Mandela undergoes regular hospital checkups, but his latest visit starting Wednesday stretched into an unusually long stay. Journalists camped outside the hospital Thursday as Mandela's relatives and friends entered for visits. President Jacob Zuma, attending the World Economic Forum annual meeting in Davos, Switzerland, is being updated on developments by the defense minister, whose department is responsible for current and former presidents' health care, Zuma's office said.
The presidency cautioned reporters not to put pressure on Mandela's doctors and to give "a national hero" dignity and respect.
Children at a school next door to Milpark Hospital made cards and posters wishing Mandela well and put them up on the school grounds Thursday. Head teacher Nicky Humphries said students and teachers prayed for South Africa's most famous and beloved citizen before classes started.
Zuma's office said Mandela "is comfortable and is well looked after by a good team of medical specialists."
Mandela's office has released only a brief statement, saying on Wednesday the hospital visit is for routine tests and that Mandela is in "no danger and is in good spirits." His spokesman did not return calls seeking more information.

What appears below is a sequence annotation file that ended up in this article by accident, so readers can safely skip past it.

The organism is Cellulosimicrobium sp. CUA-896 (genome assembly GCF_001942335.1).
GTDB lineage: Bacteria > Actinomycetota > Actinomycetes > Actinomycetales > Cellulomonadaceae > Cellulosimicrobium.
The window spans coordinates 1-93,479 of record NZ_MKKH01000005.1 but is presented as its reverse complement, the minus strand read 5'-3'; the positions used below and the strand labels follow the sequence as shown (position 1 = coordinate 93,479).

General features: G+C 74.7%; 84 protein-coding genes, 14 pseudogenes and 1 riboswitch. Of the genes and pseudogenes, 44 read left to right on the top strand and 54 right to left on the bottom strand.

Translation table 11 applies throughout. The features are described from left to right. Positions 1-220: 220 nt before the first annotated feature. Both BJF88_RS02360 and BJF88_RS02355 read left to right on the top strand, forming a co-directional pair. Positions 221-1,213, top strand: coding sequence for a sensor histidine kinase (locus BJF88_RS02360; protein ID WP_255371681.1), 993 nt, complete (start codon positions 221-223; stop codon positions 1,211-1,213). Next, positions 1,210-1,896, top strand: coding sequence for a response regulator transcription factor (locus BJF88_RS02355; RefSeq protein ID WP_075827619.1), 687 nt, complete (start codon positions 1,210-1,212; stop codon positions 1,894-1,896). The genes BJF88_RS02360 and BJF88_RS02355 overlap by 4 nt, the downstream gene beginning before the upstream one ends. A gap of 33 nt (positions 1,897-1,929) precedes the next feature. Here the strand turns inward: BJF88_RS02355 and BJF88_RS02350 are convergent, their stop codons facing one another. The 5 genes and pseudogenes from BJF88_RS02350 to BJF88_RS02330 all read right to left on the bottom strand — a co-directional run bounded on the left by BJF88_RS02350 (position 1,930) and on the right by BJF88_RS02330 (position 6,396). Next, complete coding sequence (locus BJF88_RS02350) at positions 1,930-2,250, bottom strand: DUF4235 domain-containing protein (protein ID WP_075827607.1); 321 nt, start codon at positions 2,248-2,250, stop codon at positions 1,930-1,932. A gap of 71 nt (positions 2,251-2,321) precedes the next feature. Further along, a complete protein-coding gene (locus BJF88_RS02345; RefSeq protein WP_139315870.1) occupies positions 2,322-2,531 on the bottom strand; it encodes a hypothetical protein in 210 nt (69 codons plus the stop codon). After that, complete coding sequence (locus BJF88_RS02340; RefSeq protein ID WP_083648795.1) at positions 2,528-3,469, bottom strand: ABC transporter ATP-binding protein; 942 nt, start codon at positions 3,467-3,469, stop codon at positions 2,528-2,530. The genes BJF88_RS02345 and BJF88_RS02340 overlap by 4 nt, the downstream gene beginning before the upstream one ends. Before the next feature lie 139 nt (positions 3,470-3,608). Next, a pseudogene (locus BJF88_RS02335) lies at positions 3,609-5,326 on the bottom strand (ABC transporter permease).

The White House said President Barack Obama and first lady Michelle Obama's thoughts and prayers are with Mandela.
Mandela was jailed for 27 years for his fight against apartheid.
He became South Africa's first black president in 1994 and stepped down after serving one term in 1999. He largely retired from public life in 2004.
The public has seen only glimpses of him recently, such as in November, when his office released photos of a private meeting between Mandela and members of the U.S. and South African soccer teams. The teams had just played a match in his honor. He also appeared at the closing ceremony of the World Cup in July, waving to the crowd as he was driven in a small golf cart alongside his wife, Graca Machel.